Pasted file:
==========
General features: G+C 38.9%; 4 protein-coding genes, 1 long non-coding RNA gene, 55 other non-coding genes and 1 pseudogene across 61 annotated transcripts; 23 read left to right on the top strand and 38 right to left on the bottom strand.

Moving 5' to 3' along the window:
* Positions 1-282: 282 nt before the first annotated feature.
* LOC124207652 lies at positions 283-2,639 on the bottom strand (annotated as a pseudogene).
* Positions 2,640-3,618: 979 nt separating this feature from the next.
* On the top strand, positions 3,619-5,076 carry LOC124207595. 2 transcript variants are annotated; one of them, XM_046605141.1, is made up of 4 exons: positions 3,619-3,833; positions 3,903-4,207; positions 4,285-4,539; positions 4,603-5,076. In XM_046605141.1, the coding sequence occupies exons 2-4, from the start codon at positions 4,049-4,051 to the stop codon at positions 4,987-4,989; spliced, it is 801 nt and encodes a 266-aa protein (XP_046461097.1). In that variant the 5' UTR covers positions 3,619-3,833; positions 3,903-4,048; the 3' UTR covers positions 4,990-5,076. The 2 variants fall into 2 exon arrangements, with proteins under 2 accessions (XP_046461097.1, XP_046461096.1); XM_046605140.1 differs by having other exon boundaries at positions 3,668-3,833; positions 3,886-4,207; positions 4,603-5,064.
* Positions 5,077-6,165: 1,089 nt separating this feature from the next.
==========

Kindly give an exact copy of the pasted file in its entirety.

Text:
General features: G+C 38.9%; 4 protein-coding genes, 1 long non-coding RNA gene, 55 other non-coding genes and 1 pseudogene across 61 annotated transcripts; 23 read left to right on the top strand and 38 right to left on the bottom strand.

Moving 5' to 3' along the window:
* Positions 1-282: 282 nt before the first annotated feature.
* LOC124207652 lies at positions 283-2,639 on the bottom strand (annotated as a pseudogene).
* Positions 2,640-3,618: 979 nt separating this feature from the next.
* On the top strand, positions 3,619-5,076 carry LOC124207595. 2 transcript variants are annotated; one of them, XM_046605141.1, is made up of 4 exons: positions 3,619-3,833; positions 3,903-4,207; positions 4,285-4,539; positions 4,603-5,076. In XM_046605141.1, the coding sequence occupies exons 2-4, from the start codon at positions 4,049-4,051 to the stop codon at positions 4,987-4,989; spliced, it is 801 nt and encodes a 266-aa protein (XP_046461097.1). In that variant the 5' UTR covers positions 3,619-3,833; positions 3,903-4,048; the 3' UTR covers positions 4,990-5,076. The 2 variants fall into 2 exon arrangements, with proteins under 2 accessions (XP_046461097.1, XP_046461096.1); XM_046605140.1 differs by having other exon boundaries at positions 3,668-3,833; positions 3,886-4,207; positions 4,603-5,064.
* Positions 5,077-6,165: 1,089 nt separating this feature from the next.